2024 Ford Mustang EcoBoost Review – Cheap(ish) Speed
For most car enthusiasts, a Ford Mustang without a V8 under the hood is sacrilege. This despite the fact that V6 and four-cylinder Mustangs have long ago shed the pejorative label of “insurance beater.”
The EcoBoost version of the Mustang has offered over 300 horsepower since 2015. Still, it’s the V8-powered GT that gets most of the attention.
There are reasons for that, which I will elaborate on tomorrow when the embargo on GT drive impressions lifts. For now, I’m going to focus on the four-cylinder – and tell you why the EcoBoost at least deserves a look, especially if you don’t have the scratch for V8 muscle.
(Full disclosure: Ford flew me to Southern California and fed and housed me. I did not take the proffered water bottle but did use the notebook they gave us to take notes.)
The changes start with the exterior, which has a more angular design – it’s especially noticeable at the rear taillights. The gaping grille is meant to evoke the first-generation Mustang, and the LED headlights have a tri-bar design that is traditionally Mustang.
Other exterior changes include a new rear diffuser and widened rear wheel wells. The rear overhang is shorter now.
There are two new available paint colors – Vapor Blue and Yellow Splash – and buyers can also choose the color of their brake caliper. There’s a whole new array of available wheel options.
Inside, the changes center around screens. Depending on how you option your car, you get either two separate digital screens or a one-piece curved glass screen with the gauges in front of the driver (duh) and the infotainment stuff angled towards said driver. Ford says it is using the Unreal Engine 3D platform that is used in computer gaming.
Ford claims younger buyers want to see physical buttons removed, so remove buttons and knobs it did. There’s a volume knob and a few buttons ahead of the shifter – a “pony” button is key, more on that in a sec – but most of the HVAC controls are now controlled by the touchscreen. The good news is that these controls work better than you’d expect – and they aren’t haptic touch – but it still feels like a needless complication. Please, automakers, leave us some basic buttons/knobs for volume, tuning, fan speed, and temp. PLEASE.
Digital controls may look a little cleaner, but sometimes simple is better – and digital controls tend not to be as simple as physical controls.
The steering wheel has a flat bottom for a sportier look, and the gauges are customizable. You can match them to the drive mode or pick what you like – including a setup that is inspired by, though slightly modified from, the gauges on the Fox-body cars that were in use from 1987 to 1993. You can also set up auxiliary gauges on the center screen or put the exhaust into quiet mode. Just press that “pony” button to get started.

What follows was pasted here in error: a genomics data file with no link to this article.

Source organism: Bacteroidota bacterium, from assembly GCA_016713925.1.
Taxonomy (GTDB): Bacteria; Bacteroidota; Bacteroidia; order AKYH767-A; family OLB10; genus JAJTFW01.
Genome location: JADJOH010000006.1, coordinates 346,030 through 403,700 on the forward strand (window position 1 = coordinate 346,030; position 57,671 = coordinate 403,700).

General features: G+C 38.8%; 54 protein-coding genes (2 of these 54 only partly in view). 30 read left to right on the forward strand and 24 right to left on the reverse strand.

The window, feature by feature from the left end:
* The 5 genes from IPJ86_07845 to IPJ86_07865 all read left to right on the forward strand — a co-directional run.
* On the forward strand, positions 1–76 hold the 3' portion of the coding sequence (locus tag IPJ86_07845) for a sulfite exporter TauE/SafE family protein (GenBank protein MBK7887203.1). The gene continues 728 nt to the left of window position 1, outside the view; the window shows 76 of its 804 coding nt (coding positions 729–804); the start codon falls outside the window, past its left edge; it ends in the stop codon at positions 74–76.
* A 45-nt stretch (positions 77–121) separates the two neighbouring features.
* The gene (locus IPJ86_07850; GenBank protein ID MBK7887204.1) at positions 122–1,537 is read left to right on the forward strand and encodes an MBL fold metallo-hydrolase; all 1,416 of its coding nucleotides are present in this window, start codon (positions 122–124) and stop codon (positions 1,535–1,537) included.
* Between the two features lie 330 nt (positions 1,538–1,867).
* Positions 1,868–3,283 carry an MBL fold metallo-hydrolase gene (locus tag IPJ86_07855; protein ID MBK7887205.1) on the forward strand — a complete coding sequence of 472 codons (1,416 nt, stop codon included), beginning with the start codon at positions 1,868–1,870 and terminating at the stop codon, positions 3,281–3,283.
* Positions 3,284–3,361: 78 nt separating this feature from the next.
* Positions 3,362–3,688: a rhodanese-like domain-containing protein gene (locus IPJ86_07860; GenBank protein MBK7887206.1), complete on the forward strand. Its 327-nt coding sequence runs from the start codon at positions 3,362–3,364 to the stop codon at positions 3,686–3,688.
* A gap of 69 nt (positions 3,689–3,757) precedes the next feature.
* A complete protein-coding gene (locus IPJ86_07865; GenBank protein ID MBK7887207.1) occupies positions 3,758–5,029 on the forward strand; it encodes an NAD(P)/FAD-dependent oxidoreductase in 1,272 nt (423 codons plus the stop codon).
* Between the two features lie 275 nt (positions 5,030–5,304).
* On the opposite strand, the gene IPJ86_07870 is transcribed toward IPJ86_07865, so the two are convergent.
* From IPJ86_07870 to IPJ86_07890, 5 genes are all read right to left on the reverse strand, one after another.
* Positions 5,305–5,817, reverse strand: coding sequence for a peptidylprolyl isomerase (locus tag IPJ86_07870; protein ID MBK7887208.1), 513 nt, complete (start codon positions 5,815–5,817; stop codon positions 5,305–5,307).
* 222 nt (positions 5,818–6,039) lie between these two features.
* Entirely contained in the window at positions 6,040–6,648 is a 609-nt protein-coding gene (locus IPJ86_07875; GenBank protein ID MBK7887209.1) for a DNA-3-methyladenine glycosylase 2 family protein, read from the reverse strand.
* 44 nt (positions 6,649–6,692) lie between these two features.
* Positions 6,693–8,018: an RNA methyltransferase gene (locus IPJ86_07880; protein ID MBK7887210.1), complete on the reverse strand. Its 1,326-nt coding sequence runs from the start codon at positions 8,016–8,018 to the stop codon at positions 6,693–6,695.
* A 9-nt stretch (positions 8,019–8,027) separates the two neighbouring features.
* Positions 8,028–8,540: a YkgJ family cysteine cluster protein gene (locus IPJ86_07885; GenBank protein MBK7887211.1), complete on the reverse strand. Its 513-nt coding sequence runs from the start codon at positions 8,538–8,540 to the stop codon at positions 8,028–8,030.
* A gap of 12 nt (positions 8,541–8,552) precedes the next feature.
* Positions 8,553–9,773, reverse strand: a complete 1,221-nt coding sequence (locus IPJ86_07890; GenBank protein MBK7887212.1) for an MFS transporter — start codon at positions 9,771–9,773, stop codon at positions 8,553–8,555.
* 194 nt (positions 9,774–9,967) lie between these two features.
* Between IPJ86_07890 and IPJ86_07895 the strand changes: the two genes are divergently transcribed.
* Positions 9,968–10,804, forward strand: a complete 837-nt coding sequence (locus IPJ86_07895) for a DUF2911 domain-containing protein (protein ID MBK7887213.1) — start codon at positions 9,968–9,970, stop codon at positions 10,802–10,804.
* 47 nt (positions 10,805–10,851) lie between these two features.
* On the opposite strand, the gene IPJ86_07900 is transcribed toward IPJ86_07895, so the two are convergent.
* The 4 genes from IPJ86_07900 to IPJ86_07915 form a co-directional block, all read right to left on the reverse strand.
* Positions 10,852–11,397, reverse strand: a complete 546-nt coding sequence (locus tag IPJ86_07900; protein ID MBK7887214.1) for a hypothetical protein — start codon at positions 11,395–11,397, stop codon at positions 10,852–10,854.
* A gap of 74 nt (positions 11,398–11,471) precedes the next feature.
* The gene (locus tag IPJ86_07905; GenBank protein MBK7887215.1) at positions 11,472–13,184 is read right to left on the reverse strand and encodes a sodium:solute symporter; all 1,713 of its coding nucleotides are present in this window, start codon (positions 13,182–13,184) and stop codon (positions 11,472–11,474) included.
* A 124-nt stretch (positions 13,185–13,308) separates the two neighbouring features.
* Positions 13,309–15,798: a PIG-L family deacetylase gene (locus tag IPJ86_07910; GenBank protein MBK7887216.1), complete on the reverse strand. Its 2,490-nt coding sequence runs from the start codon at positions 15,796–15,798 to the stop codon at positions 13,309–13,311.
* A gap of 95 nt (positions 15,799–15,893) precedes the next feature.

There are overhead USB ports for those who like to mount GoPros, and Ford says it’s now easier to enter the car with a helmet on – you’re less likely to bump your noggin. I seemed to get in and out just fine with a helmet on during some of our testing.
For all that’s new, the car still has a lot of carryover underneath, and you can feel it, for better and worse. The driving experience is immediately familiar, with driving dynamics that feel similar to, but improved over, the previous-gen car.
The EcoBoost remains a way to get pony-car fun at a relative bargain, and a lot of credit goes to the 315 horsepower, 350 lb-ft of torque available from the 2.3-liter turbocharged four-cylinder. You won’t get the sound and fury of the V8, but if you can live without that aural experience, you’ll still have plenty of punch available to shorten straightaways in the canyon roads – or for freeway passing, which is how the power will likely be used 95 percent of the time.
The engine has a few changes: There's a new turbocharger, new port and direct fuel-injection, an external EGR, and an updated cylinder-head design.
The biggest bummer here is that EcoBoost loses the available six-speed manual transmission. This is not a surprise – and, indeed, Ford confirmed to me over dinner that the take rate was minuscule – but it’s still sad. Not just because manuals are more fun, but because the last manual-transmission EcoBoost felt a bit livelier than the automatic version.
Now, the sole transmission is a 10-speed automatic.
Before turning us loose on the famed highways in the mountains above Los Angeles, Ford set up an untimed autocross at Irwindale Speedway that would allow us to get a sense of the car’s handling. I borked my first laps – I didn’t see a cone and was just sort of cruising, with blissful ignorance, way off course – but once I got back on track after a polite talking-to, I found it easy to settle in with this car. It’s big, or at least feels big, thanks to the long-hood/short-deck layout, but it’s easily placed between the gates, and if you need to scrub speed, a quick tap of the brakes will get you back on line. The car I autocrossed had the available paddle-shift setup for the automatic, and it held the appropriate gear.
The car felt like it would be willing to rotate its way around the slower, tighter corners had I been a bit more forceful with the throttle. Weekend warriors who attack coned courses will still do better in a smaller, lighter car, but the EcoBoost can hold its own.
We were also given the chance to use the available drift brake – which is available with both engines, including with manual-transmission GTs. It’s not super hard to learn to use, but it does take practice to get drifting right. After a few runs I was making some nice James Rockford-style J-turns, but I never did get the sliding sideways stop right. Still, it’s a fun feature.
The EcoBoost was easy to hustle smoothly in the canyons. The steering does feel artificial, which is common with most cars these days thanks to electric power steering systems, but it’s appropriately heavy and accurate. I didn’t need to saw at it to make mid-corner corrections often. Generally, I could come in a bit hot, tap the brakes if need be, find the line, and keep it smooth through the turn while getting back on the boil.
I ran Sport mode for most of this time – though the car still seems spry in Normal mode.
The around-town ride is unsurprisingly a little stiff, though not too bad on smooth Southern California roads.
As per usual with Mustangs, the backseat is useless for adults, but headroom and legroom are acceptable for most adults up front. The passenger seat is especially accommodating to the long of leg.